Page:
Military spouses have long been at the forefront of employment challenges. However, the pandemic laid bare that the need to effectively employ human capital for a global workforce is at a critical junction, now more than ever. Especially for women.
Women, particularly those with children, have been disproportionately impacted by the pandemic, with a loss of 5.4 million jobs since February 2020. The struggle for military spouses securing employment has intensified.
Elizabeth O’Brien, military spouse and CEO of Freedom Learning Group (FLG), would tell you employment challenges are not just a problem for women, or military spouses. It’s a problem for Americans at large.
Yet, in problem lies opportunity. From its inception in 2017, FLG has grown into a global powerhouse as an educational and content services provider, with a scalable business model designed to solve the demands of an evolving workforce.
And it’s a visionary model that works. Workers gain the ability to remain relevant in their industry while living anywhere in the world. As a brick and mortar-less company, FLG’s workforce now spans 36 states and 10 countries.
“There was a need to reimagine how we embrace human capital. Who knew that we would be ahead of the curve when a pandemic was going to hit?” O’Brien said.
As the pandemic raged and offices shuttered around the world, employers transitioned to telework. However, it soon became painfully clear that defining workplace flexibility as simply “working from home” was a business model that fell short. As home simultaneously became the office, homeschool, daycare, and more—the challenge of “always being on” forced women and military spouses out of the workforce at unprecedented rates.
O’Brien challenges businesses to rethink how they define flexibility.
“FLG’s success is not due solely to the fact that we offer project-based work. We have clear lines of communication and operating procedures, and we’ve put tons of processes in place—so that anytime something has to be done, there’s a clear path to do it. But a flexible business model only works if everybody across the company, from the top to bottom, is invested.”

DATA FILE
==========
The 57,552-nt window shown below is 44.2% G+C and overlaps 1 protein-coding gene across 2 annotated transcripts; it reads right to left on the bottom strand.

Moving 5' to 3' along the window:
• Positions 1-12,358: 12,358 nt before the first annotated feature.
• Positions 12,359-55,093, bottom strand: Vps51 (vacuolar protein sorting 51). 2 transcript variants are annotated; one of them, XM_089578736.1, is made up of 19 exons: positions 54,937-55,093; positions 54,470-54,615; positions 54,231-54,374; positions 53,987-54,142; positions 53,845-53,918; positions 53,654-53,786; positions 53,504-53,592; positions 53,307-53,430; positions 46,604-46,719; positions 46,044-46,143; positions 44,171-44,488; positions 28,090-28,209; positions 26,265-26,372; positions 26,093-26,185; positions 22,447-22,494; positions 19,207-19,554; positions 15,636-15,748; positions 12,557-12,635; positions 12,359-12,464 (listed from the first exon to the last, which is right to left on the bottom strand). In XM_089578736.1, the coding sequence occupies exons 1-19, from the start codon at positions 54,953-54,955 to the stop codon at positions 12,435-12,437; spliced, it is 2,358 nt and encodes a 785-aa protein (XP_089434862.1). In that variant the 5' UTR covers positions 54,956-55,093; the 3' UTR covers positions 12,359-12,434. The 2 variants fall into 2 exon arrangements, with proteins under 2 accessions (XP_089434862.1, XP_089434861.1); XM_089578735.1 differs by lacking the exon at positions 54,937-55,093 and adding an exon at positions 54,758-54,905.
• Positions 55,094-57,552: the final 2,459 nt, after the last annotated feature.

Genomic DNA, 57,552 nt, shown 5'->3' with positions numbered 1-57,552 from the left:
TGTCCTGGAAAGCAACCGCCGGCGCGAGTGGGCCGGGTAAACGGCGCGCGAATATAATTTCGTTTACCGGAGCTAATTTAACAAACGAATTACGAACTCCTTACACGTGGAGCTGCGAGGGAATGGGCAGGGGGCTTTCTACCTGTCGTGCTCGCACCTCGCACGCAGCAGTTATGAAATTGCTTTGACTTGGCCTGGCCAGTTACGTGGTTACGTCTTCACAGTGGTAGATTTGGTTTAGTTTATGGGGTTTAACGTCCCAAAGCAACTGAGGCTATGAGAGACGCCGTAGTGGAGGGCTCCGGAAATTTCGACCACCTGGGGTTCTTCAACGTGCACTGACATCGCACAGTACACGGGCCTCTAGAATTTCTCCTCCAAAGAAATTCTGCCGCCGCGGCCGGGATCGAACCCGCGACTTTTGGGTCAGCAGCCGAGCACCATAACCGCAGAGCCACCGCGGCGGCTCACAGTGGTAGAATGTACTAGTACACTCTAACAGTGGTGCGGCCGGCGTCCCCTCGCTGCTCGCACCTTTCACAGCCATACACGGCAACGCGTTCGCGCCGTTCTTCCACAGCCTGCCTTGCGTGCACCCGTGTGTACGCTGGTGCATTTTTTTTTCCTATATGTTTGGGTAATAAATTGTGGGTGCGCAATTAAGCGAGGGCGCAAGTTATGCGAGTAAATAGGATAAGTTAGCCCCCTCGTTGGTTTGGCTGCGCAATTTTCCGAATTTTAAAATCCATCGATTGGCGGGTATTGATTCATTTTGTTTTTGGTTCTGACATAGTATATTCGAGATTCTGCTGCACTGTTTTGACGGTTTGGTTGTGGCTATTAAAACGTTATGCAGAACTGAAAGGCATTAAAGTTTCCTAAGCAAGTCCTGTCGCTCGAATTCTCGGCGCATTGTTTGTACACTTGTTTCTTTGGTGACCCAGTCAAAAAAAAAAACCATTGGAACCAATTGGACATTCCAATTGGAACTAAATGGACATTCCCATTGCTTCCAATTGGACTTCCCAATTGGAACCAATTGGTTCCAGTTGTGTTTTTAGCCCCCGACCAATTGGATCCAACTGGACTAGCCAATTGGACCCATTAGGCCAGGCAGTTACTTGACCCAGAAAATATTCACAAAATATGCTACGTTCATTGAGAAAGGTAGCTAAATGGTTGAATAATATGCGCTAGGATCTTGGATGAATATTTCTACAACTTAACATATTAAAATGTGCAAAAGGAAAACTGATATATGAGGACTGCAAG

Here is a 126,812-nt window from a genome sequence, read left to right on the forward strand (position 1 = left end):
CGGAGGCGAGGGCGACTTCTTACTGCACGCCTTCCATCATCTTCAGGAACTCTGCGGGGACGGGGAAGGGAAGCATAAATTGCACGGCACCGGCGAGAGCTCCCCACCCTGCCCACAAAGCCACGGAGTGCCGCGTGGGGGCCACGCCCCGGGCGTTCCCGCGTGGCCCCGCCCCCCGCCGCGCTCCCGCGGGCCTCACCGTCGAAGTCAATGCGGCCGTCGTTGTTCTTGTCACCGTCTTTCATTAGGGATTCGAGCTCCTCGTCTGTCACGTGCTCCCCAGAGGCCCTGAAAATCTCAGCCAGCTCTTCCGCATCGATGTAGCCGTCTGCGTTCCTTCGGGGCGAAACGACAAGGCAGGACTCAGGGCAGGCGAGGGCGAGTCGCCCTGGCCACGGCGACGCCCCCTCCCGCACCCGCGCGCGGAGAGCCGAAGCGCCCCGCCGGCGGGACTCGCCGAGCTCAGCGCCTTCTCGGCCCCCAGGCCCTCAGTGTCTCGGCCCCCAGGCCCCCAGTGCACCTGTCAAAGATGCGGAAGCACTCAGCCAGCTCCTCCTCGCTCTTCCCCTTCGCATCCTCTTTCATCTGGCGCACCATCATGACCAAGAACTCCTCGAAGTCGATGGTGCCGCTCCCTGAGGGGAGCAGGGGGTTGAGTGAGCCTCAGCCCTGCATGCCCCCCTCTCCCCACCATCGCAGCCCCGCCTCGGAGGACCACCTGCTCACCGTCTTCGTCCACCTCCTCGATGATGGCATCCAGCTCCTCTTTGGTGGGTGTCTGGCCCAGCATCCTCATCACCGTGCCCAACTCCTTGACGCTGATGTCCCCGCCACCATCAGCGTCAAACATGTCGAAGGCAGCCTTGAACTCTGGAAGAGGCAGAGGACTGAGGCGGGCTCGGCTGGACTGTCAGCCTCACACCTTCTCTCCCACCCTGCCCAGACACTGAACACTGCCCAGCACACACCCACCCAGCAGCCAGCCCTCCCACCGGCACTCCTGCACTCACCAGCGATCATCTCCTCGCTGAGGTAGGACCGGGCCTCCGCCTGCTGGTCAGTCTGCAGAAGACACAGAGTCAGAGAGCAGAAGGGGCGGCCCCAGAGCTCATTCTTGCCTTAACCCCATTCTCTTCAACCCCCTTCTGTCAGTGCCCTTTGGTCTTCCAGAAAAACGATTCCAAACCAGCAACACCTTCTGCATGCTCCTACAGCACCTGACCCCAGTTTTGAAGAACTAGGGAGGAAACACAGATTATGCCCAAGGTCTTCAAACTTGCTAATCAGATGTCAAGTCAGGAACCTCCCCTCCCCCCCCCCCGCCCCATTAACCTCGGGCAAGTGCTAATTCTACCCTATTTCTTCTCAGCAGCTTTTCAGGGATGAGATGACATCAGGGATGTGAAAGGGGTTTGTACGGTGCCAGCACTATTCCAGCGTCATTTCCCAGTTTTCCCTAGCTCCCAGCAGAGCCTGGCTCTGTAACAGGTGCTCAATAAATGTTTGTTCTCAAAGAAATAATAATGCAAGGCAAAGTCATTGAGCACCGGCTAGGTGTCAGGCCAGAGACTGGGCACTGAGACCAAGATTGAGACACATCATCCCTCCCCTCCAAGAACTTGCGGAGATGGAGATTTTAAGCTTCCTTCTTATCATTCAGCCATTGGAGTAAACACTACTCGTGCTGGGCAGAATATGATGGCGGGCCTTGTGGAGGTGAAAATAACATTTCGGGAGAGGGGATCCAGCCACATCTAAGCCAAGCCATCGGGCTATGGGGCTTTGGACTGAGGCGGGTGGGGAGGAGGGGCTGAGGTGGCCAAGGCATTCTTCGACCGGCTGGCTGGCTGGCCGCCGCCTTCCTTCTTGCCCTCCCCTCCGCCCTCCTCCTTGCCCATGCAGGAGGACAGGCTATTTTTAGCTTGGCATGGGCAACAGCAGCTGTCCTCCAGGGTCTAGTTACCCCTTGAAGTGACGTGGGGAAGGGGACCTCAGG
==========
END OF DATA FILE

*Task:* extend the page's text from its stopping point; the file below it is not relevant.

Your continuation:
Power of Authentic Communication
O’Brien knows well the struggles of military spouse life, including seven moves in eight years, taking significant pay cuts between moves, and the demands of virtual work while solo parenting with three children at home. “I felt like on any given day, a horse could come parading through, you just didn’t know,” she said.
To this end, O’Brien urges business leaders to be authentic and share how they are meeting workplace challenges.
“As a company, share your story. Build your brand as a beacon of opportunity, and a warm landing place. I always feel like there isn’t anything we can’t solve, if we’re aware of the issues.”
In fact, FLG recently published a white paper titled “Women in the Workforce: Recommendations for Creating Flexible & Remote Opportunities” that challenges other companies to provide flexible, portable careers to professional women in the military spouse and veteran communities.
Strength in Partnerships, and Community
Throughout her journey, which includes serving as senior director of the US Chamber of Commerce Foundation’s Hiring Our Heroes program, chairwoman for the Small Business Administration’s Advisory Committee on Veterans Business Affairs, and coaching college women’s basketball at West Point—O’Brien has discovered the power of community and the strength in building strategic partnerships with organizations.
Years spent in workforce development and coaching provided the “look behind the curtain” in leveraging strategic networks, team-building insights and the power of investing in people—particularly through apprenticeships, skills-based boot camps, and “Last Mile” trainings.
Those lessons have translated in monumental ways, but perhaps none more relevant than consistently expanding and strengthening partnerships and community. And it’s an approach that gets results: The company boasts an 86% retention rate. Workers who find FLG, stay.
“If we look at our military community and the challenges we have, whether it’s employment or access to childcare, or an opportunity to move jobs around the world, if we dial in on the challenges—and the solutions that we build, these are solutions that can be put into place for Americans at large.”
Perhaps this is the precise secret to rethinking human capital. Unique as our lives are, military families still represent a small part of America at large. When we solve problems for our community, we bridge gaps around the world.
Just ask Elizabeth O’Brien.
“We can’t hire everybody, but we’re going to do our darndest to give it a shot.”
Learn more at freedomlearninggroup.com.